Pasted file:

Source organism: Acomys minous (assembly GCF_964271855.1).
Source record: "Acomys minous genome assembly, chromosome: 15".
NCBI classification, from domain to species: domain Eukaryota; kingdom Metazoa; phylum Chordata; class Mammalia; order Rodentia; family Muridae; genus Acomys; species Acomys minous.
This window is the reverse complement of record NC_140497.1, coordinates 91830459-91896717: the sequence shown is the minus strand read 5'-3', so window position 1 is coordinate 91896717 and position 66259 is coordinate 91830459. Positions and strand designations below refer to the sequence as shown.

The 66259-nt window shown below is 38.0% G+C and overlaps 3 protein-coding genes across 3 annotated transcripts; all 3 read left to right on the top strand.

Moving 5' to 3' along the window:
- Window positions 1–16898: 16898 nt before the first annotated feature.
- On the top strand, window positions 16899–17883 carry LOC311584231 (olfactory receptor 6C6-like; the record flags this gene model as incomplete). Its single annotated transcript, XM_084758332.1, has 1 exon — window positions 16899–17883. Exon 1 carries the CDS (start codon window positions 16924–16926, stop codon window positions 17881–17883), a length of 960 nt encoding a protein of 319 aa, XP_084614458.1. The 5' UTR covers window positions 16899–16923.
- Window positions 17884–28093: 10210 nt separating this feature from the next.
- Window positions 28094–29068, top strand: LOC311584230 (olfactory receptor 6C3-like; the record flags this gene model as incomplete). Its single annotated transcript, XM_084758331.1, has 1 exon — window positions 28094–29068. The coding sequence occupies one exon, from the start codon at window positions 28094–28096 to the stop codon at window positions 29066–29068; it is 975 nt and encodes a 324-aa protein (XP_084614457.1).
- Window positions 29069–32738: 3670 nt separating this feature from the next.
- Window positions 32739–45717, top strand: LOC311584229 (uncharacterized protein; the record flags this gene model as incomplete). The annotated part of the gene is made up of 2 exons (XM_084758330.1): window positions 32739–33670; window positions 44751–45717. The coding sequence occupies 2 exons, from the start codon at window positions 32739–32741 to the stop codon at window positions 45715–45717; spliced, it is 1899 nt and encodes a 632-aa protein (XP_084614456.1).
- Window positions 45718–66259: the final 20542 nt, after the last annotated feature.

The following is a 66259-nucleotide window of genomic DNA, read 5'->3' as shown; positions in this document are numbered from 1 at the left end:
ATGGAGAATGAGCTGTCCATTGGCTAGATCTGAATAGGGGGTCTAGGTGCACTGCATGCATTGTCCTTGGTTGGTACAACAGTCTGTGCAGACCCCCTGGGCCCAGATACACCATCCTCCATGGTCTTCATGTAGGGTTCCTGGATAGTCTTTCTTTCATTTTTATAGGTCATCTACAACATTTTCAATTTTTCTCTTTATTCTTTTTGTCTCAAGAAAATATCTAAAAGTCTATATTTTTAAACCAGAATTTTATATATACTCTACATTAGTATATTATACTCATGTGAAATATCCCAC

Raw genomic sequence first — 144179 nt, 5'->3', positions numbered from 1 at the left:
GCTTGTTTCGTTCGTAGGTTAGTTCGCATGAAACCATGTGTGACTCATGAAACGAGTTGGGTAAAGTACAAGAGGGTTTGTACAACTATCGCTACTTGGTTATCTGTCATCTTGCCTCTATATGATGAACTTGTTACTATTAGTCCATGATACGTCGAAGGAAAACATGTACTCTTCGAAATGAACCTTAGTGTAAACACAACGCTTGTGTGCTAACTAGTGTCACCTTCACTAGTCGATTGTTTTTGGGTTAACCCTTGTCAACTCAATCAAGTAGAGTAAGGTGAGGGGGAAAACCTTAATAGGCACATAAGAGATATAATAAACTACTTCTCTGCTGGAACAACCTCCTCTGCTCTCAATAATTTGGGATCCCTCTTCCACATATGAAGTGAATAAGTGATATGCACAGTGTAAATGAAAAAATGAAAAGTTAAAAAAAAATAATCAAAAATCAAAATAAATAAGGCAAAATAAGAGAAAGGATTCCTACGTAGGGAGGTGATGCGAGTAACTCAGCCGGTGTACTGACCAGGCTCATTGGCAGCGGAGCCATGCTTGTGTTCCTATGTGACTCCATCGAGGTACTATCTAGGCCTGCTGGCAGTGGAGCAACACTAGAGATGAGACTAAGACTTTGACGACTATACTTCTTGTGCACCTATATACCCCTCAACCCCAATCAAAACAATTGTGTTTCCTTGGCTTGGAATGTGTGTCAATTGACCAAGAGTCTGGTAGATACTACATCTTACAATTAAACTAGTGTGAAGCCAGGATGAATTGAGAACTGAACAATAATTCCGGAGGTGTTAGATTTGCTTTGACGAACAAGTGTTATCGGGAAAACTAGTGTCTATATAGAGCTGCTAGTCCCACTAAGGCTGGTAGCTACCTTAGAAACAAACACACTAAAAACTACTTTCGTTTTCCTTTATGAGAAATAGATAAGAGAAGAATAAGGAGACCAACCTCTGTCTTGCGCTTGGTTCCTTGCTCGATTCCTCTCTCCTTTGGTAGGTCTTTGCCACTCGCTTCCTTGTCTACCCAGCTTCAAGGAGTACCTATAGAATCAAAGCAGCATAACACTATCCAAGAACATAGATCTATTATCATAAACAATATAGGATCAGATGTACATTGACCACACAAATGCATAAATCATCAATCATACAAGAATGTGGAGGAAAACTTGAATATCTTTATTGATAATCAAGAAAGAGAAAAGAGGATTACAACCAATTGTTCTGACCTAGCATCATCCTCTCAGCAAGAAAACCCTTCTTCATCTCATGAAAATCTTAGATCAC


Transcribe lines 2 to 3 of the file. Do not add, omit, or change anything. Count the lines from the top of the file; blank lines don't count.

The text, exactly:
Source record: "Acomys minous genome assembly, chromosome: 15".
NCBI classification, from domain to species: domain Eukaryota; kingdom Metazoa; phylum Chordata; class Mammalia; order Rodentia; family Muridae; genus Acomys; species Acomys minous.